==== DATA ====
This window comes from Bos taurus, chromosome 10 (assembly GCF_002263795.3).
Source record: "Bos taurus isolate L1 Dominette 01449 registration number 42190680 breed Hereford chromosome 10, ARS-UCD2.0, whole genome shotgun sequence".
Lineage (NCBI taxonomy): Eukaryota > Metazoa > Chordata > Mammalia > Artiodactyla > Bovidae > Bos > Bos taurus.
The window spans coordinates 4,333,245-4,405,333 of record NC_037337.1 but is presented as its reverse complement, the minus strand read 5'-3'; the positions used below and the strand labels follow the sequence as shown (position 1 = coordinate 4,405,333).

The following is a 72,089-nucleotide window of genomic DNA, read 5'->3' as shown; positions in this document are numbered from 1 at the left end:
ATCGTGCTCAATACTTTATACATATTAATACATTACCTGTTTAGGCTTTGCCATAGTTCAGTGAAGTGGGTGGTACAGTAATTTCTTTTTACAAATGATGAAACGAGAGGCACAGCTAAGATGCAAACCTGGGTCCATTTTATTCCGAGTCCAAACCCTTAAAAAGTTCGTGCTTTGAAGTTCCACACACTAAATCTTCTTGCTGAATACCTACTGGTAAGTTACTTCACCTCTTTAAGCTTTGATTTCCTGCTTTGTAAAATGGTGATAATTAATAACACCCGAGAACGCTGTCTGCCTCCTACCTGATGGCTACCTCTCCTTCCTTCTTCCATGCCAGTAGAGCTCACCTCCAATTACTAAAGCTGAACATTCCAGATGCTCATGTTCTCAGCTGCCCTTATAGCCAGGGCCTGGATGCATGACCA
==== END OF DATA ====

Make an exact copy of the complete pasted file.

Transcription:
This window comes from Bos taurus, chromosome 10 (assembly GCF_002263795.3).
Source record: "Bos taurus isolate L1 Dominette 01449 registration number 42190680 breed Hereford chromosome 10, ARS-UCD2.0, whole genome shotgun sequence".
Lineage (NCBI taxonomy): Eukaryota > Metazoa > Chordata > Mammalia > Artiodactyla > Bovidae > Bos > Bos taurus.
The window spans coordinates 4,333,245-4,405,333 of record NC_037337.1 but is presented as its reverse complement, the minus strand read 5'-3'; the positions used below and the strand labels follow the sequence as shown (position 1 = coordinate 4,405,333).

The following is a 72,089-nucleotide window of genomic DNA, read 5'->3' as shown; positions in this document are numbered from 1 at the left end:
ATCGTGCTCAATACTTTATACATATTAATACATTACCTGTTTAGGCTTTGCCATAGTTCAGTGAAGTGGGTGGTACAGTAATTTCTTTTTACAAATGATGAAACGAGAGGCACAGCTAAGATGCAAACCTGGGTCCATTTTATTCCGAGTCCAAACCCTTAAAAAGTTCGTGCTTTGAAGTTCCACACACTAAATCTTCTTGCTGAATACCTACTGGTAAGTTACTTCACCTCTTTAAGCTTTGATTTCCTGCTTTGTAAAATGGTGATAATTAATAACACCCGAGAACGCTGTCTGCCTCCTACCTGATGGCTACCTCTCCTTCCTTCTTCCATGCCAGTAGAGCTCACCTCCAATTACTAAAGCTGAACATTCCAGATGCTCATGTTCTCAGCTGCCCTTATAGCCAGGGCCTGGATGCATGACCA